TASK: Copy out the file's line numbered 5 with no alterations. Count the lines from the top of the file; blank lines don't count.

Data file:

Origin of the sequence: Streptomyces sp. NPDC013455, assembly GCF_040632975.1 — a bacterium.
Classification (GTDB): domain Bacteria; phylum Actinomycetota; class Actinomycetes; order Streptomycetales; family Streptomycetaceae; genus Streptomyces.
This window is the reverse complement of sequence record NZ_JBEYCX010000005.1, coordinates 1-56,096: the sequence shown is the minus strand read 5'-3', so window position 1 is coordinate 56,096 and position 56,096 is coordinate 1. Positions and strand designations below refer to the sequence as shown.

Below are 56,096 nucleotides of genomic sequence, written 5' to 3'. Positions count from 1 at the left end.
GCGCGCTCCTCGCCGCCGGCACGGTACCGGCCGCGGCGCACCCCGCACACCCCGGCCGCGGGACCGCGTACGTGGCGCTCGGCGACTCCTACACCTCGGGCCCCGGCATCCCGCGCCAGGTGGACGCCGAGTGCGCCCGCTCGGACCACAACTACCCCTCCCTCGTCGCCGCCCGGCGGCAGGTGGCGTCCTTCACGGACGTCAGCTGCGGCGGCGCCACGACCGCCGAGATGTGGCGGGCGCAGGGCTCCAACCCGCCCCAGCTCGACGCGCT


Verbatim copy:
GCGCGCTCCTCGCCGCCGGCACGGTACCGGCCGCGGCGCACCCCGCACACCCCGGCCGCGGGACCGCGTACGTGGCGCTCGGCGACTCCTACACCTCGGGCCCCGGCATCCCGCGCCAGGTGGACGCCGAGTGCGCCCGCTCGGACCACAACTACCCCTCCCTCGTCGCCGCCCGGCGGCAGGTGGCGTCCTTCACGGACGTCAGCTGCGGCGGCGCCACGACCGCCGAGATGTGGCGGGCGCAGGGCTCCAACCCGCCCCAGCTCGACGCGCT